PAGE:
By Ila Garg
Since the beginning of civilisation, people have been migrators. In India too, diaspora has a history of more than 2,000 years. From Kanishka dynasty to Cholas, many people have dispersed in and out. They were popularly known as gypsies across the world.
The term diaspora has draws its roots from the Greek lingua and it means distribution, or dispersal. Many people in the past have spread across the globe due to multiple reasons under different circumstances. However, there was no term to define this dispersion.
Diaspora was first used for Jews who were scattered worldwide, but these days diaspora can be applied to anyone residing away from their native land.
An overview of Indians residing abroad
According to the Ministry of Overseas Indian Affairs, an estimated population of 25 million (2,84,55,026) Indians are presently living overseas. See the table for detailed stats:
|Area||Population of Indians|
These statistics are too high. With so many Indians living abroad, Indian Diaspora becomes an invincible topic of discussion.
What is Indian Diaspora?
Indians living abroad come under the blanket of Indian diaspora. These days, they are often called NRIs (Non-Residential Indians). Diaspora is very special to Indians; the reason being Indian Diaspora is the largest diaspora counting to about 25 million people who are scattered worldwide. With such a large Indian-origin population residing away from their motherland, there are huge chances of intermingling of languages, cultures, and religious practices.
In literature too, very often one stumbles upon this term ‘Indian Diaspora’ and why not? Eminent author Salman Rushdie, who writes extensively about his memories of India, caters to the Indian Diaspora.
How did Indian Diaspora start?
Indian diaspora came to the fore around 2,000 years ago and Indian people who travelled across in northwest direction to settle down in European and American countries were more often known as gypsies (or Romani people) by the English-speaking lot. These gypsies mainly originated from Rajasthan in India.
Modern Indian diaspora roughly started around 1800s with the arrival of East India Company in India. As the demand for sugarcane planters increased, millions of Indians were forcefully taken to the Caribbean island nations as indentured labourers. Later, it also assumed the murky form of slavery.
Thus, the dispersion to the middle-east nations was at times, mobile in nature. Even today, many Indians travel to the Caribbean nation. They work there for a short span of about six months and return. There can be many reasons for their return to India; for some, it can be the relations that they leave behind. For others, it can be the Indian culture that they carry in their heart. The link with the native country is what makes this diaspora so significant for India and Indians.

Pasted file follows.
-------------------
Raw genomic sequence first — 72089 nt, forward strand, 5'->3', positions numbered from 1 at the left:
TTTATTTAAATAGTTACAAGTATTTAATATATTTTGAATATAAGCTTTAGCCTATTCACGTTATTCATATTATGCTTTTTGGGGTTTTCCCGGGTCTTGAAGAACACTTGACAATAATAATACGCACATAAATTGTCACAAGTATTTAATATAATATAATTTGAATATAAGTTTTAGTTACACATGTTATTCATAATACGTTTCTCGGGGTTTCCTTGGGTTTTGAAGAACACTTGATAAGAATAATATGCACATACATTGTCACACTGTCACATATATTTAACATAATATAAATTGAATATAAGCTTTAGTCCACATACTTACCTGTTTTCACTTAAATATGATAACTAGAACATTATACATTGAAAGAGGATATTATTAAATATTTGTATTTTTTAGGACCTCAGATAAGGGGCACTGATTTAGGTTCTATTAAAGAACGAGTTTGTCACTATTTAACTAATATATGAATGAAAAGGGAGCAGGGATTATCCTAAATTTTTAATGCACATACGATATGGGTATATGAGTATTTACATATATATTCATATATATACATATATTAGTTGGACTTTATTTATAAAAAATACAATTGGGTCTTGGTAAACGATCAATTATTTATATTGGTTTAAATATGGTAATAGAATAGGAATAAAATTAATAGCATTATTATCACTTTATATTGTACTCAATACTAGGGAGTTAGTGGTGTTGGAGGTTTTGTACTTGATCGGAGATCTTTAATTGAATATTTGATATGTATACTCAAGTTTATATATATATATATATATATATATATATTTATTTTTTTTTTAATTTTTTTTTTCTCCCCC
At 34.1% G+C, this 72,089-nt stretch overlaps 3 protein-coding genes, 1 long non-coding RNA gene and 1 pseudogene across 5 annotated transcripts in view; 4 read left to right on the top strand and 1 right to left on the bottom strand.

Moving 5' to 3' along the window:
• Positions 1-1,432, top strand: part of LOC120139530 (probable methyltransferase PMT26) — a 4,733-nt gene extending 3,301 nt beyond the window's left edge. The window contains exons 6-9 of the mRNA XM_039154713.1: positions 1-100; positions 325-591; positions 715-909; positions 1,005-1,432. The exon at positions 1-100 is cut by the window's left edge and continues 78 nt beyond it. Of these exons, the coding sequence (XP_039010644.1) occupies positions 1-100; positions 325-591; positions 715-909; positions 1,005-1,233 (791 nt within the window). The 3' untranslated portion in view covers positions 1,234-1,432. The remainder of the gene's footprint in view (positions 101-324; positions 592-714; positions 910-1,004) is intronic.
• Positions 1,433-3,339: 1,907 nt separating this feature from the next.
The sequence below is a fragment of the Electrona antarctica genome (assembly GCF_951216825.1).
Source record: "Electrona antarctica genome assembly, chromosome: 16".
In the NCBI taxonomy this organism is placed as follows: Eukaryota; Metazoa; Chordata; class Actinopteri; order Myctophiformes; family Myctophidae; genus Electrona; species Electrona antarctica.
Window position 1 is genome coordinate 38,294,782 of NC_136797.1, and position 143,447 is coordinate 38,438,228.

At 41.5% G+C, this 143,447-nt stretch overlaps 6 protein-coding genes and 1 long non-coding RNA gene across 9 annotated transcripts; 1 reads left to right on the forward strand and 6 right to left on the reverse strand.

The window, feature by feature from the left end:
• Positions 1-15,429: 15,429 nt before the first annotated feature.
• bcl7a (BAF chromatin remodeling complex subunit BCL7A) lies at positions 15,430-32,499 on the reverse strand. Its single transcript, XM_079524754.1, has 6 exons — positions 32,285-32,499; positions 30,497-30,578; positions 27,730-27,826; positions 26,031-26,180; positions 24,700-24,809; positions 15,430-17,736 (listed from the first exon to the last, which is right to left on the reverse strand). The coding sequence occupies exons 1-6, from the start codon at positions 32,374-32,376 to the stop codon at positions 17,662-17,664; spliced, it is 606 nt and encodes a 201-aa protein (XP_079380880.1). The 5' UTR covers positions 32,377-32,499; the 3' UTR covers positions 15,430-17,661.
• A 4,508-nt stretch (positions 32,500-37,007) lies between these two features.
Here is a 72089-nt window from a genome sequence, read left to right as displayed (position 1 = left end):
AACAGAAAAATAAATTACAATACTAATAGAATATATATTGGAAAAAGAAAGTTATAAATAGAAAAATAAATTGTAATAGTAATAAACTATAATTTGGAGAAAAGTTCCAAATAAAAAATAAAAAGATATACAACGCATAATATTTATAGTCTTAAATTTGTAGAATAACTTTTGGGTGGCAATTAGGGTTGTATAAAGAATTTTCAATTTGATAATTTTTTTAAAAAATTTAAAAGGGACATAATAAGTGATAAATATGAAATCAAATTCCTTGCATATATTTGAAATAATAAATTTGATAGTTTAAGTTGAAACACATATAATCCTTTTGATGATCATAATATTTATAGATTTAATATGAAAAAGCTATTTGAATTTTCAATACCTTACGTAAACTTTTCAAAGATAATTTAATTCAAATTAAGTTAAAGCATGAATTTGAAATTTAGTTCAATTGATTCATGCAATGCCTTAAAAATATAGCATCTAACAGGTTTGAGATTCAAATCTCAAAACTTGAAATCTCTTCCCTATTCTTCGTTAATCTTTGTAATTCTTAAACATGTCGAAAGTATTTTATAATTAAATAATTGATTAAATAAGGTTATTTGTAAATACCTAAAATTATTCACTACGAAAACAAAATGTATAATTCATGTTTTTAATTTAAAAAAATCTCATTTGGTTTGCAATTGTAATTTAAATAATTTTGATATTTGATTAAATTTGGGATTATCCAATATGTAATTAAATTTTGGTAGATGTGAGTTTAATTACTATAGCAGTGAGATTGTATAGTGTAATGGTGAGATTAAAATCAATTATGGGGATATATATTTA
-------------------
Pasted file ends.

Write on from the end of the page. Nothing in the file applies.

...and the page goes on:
What does being Indian mean? What exactly is Indian-ness?
People can disperse anywhere but the emotional connection with the motherland can’t be done away with in an instant. Indians can be scattered worldwide, but the ‘Indian-ness’ goes along with them. After all, it is India where they belong to. The emotional, cultural, and spiritual links with the country are not marred and thus Indians residing abroad often end up creating their own little India wherever they go.
So what does it mean to be an Indian? There is no earmarked definition for being an Indian. On the contrary, being Indian is a feeling and an emotion in itself. It can vary from person to person. From the snow-covered mountains in the north to the deep blue oceans in the south, and from the beautiful valleys in the east to the sand dunes in the west, India is a diverse and incredible country.
Consequently, being Indian is a very personal expression. It means to imbibe the diversity and yet live in harmony. India as the golden bird has welcomed the pluralistic ideas in the past, resulting in an extensive cultural diversity. The tri color flag fluttering in the air and the tune of the national anthem are enough to germinate pride in the heart of every Indian. The waft of spicy Indian cuisine, the beautiful architecture, the congested old lanes, the smilingly innocent villagers, the youngsters imitating the dialogues from Hindi movies, the indigenous music and others characterise ‘Indian-ness’.
Mothers worrying for their children; fathers going beyond their comfort zones to ensure smile on their children’s faces; the unsaid family bonds and many other factors are uniquely embedded in India. Praying to millions of gods and goddesses and the management of pompous Indian weddings make India a truly colorful nation, and perhaps they act as identity-markers when they interact with the natives of other nations.
So what makes Indians travel abroad? And what keeps them linked to their motherland? Is it the relations that they leave behind, the memories, or something else? How do they survive in a different land and what are their experiences there?
All these questions firmly hold ground but they will be unravelled in the NEXT…